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  • Morelia, Mexico. 11:30pm.

    I really shouldn't have been surprised that they assigned us to each other. Not a single thing about that trip was done right. In fact, two days later, on the advice of our chaperones, we bought fruit ices from a street vendor. Only one combination, lime and mango, turned out to be safe. Two people, myself included, bought exactly that combination. Three days later, in Puerto Vallarta, everybody else would get injected with massive doses of antibiotics. The people who bought strawberry and peach would also need saline solution, to keep them from dying of dehydration.

    My mother was running for country supervisor. His mother was a campaign manager for one of the other candidates.

    "Have you thought about NAFTA, Joe? I mean, you see these people. Begging in the streets. Have you thought about what a decent job would mean to them?"

    "Now look here, Joe. You don't need to be getting defensive. All I'm saying is that it's not about who wins and who loses. I'm sure the best mother will prevail."

    "Politics, like everything else, comes later. If you have faith in God, the rest is going to happen on its own. How do I know this? I don't know. How do you know the color of the sky? If God spoke to me, and said S., I want you to become an abortion doctor, I would do it in a second."

    "Yeah. I have a crush on her too. Who wouldn't?"

    "Language class? We're arguing about the tax structure, and you're worried that you won't remember how to conjugate some goddamn, pardon my language, but some goddamn verb?"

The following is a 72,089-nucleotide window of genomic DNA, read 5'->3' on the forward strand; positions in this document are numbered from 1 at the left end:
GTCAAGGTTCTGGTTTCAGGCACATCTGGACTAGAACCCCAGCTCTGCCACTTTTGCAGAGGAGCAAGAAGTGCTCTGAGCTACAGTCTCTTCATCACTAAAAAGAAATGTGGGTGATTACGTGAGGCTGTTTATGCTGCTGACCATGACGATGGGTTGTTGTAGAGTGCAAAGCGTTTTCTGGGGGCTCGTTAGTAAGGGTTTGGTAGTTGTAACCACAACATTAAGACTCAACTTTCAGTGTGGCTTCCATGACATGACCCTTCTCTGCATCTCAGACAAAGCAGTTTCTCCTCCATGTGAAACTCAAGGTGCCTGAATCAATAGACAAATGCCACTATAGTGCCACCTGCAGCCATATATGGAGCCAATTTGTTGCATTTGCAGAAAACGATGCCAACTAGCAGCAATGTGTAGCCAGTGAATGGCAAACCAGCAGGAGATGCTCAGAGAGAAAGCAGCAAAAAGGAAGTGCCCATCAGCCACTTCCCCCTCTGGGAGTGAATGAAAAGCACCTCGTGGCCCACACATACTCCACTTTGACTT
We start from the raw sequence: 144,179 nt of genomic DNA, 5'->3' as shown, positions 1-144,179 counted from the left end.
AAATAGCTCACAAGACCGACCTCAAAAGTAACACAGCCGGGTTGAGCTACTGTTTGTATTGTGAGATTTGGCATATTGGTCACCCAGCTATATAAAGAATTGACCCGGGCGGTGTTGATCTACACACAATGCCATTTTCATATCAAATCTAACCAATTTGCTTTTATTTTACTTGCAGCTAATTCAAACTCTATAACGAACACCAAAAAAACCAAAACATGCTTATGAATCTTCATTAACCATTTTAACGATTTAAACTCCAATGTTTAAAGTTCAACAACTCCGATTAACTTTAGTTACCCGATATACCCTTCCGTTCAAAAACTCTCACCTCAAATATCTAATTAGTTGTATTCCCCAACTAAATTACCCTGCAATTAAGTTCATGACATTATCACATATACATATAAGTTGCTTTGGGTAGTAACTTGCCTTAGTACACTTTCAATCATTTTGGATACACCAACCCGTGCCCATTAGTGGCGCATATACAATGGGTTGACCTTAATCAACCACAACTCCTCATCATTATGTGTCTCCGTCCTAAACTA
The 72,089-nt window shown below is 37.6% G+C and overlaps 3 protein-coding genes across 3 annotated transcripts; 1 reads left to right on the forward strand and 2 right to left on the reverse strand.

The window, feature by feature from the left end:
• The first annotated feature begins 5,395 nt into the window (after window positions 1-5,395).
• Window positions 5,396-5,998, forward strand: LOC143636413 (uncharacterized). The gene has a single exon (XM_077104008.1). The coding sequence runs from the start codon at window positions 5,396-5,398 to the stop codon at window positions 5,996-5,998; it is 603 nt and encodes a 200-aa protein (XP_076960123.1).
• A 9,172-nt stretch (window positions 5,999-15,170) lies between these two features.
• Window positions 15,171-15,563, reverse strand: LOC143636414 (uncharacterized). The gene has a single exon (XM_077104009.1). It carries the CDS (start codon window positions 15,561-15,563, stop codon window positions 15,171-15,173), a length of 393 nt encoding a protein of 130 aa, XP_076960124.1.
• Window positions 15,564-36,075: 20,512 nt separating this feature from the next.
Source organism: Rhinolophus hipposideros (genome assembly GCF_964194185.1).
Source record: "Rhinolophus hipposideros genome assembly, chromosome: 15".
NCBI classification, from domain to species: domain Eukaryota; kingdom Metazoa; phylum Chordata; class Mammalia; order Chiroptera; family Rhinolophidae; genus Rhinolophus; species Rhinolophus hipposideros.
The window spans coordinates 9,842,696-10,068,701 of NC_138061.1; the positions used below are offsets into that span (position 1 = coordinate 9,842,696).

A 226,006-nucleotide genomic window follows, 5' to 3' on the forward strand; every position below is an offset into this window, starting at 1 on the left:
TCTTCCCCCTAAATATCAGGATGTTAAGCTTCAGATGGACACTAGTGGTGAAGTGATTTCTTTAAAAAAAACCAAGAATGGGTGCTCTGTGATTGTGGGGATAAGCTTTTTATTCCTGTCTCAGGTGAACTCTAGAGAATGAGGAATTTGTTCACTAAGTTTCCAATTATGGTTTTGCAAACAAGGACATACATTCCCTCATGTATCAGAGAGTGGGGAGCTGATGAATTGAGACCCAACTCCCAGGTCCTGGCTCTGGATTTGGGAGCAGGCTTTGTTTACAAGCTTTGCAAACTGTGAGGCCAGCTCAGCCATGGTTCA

San Francisco, California. 10:30pm.

    Much to my astonishment, we're not only together again, we're in his mother's car, and she's the one driving us home from the airport. B. is with us as well, still extremely pale from the illness. The drive home took three and a half hours.

    B: "I definitely, definitely hear what you're saying, but it's all so cool. I just read some stuff about the Tao that absolutely blew me away."

    Our driver: "Well then, what you gotta do, is you gotta read the Gospels. Because that's going to blow your mind for real. You're telling me, Buddhism this, Eastern that, fine. But what about when you die? What then?"

    Me: "I really don't see how you can continue to believe in God after the discovery of the Big Bang."

    Our driver: "Oh, I believe in the Big Bang. Did I tell you this, sweetie? We talked about it last week. Big Bang all you want, but let me tell you who lit the fuse. We know who gave the little push!"

    S: "OK, Mom. He gets it I think, B does. Joe, he and I are going to figure this out on our own. OK? We got halfway there in Morelia. We had an honest-to-goodness political discussion every night."

    Berkeley, California. 9pm.

    Seven years later, I saw him in Berkeley, linking arms with a beautiful woman. It was intermission at the Ani DiFranco concert. He spotted me and rushed over.

    S: "Joe Kugelmass! Wow. How cool. I heard you were in England. Are you really into techno now?"

    Me: "Holy shit...S! It's you, huh. Really, of all the places I thought I'd see you. An Ani DiFranco concert? Are you kidding me? What happened? Did you buy the wrong ticket?"

    He looked at me, watching me as my old, frozen anger thawed, as it began flickering on my face. I frowned. He took a polite step back, his expression still warm, but now a little wary.

    S: "Joe...oh man. Come on. Joe!"

    Me: "Come on WHAT, dude?"

    S: "People change, is all. OK, I gotta go, I'll go. But remember that, will you? Promise me you'll remember. People change."
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